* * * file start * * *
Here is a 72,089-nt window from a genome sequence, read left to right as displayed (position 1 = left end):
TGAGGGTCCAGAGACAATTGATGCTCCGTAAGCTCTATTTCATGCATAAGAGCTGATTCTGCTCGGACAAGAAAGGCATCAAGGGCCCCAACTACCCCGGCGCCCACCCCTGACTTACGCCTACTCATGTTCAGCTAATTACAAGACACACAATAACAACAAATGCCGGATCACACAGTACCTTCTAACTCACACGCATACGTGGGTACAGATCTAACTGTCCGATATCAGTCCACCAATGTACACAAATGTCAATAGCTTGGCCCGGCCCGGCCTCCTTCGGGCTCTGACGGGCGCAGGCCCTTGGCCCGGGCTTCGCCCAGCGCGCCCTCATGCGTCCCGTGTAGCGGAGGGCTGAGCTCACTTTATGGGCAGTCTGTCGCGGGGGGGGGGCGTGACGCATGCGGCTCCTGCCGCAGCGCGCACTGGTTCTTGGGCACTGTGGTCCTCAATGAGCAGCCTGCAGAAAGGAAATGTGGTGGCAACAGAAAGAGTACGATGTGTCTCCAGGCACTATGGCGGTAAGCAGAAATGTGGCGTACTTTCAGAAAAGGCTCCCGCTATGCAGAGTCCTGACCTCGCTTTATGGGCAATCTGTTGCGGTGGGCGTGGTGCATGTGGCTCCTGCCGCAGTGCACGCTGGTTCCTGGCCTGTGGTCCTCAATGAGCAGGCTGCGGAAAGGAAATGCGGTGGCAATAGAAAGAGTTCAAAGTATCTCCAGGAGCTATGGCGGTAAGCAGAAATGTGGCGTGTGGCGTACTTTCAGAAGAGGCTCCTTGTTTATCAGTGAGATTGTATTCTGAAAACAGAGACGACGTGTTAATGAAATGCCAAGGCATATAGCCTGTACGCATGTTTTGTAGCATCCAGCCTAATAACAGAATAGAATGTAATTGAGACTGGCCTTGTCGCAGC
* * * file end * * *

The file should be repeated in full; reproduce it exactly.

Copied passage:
Here is a 72,089-nt window from a genome sequence, read left to right as displayed (position 1 = left end):
TGAGGGTCCAGAGACAATTGATGCTCCGTAAGCTCTATTTCATGCATAAGAGCTGATTCTGCTCGGACAAGAAAGGCATCAAGGGCCCCAACTACCCCGGCGCCCACCCCTGACTTACGCCTACTCATGTTCAGCTAATTACAAGACACACAATAACAACAAATGCCGGATCACACAGTACCTTCTAACTCACACGCATACGTGGGTACAGATCTAACTGTCCGATATCAGTCCACCAATGTACACAAATGTCAATAGCTTGGCCCGGCCCGGCCTCCTTCGGGCTCTGACGGGCGCAGGCCCTTGGCCCGGGCTTCGCCCAGCGCGCCCTCATGCGTCCCGTGTAGCGGAGGGCTGAGCTCACTTTATGGGCAGTCTGTCGCGGGGGGGGGGCGTGACGCATGCGGCTCCTGCCGCAGCGCGCACTGGTTCTTGGGCACTGTGGTCCTCAATGAGCAGCCTGCAGAAAGGAAATGTGGTGGCAACAGAAAGAGTACGATGTGTCTCCAGGCACTATGGCGGTAAGCAGAAATGTGGCGTACTTTCAGAAAAGGCTCCCGCTATGCAGAGTCCTGACCTCGCTTTATGGGCAATCTGTTGCGGTGGGCGTGGTGCATGTGGCTCCTGCCGCAGTGCACGCTGGTTCCTGGCCTGTGGTCCTCAATGAGCAGGCTGCGGAAAGGAAATGCGGTGGCAATAGAAAGAGTTCAAAGTATCTCCAGGAGCTATGGCGGTAAGCAGAAATGTGGCGTGTGGCGTACTTTCAGAAGAGGCTCCTTGTTTATCAGTGAGATTGTATTCTGAAAACAGAGACGACGTGTTAATGAAATGCCAAGGCATATAGCCTGTACGCATGTTTTGTAGCATCCAGCCTAATAACAGAATAGAATGTAATTGAGACTGGCCTTGTCGCAGC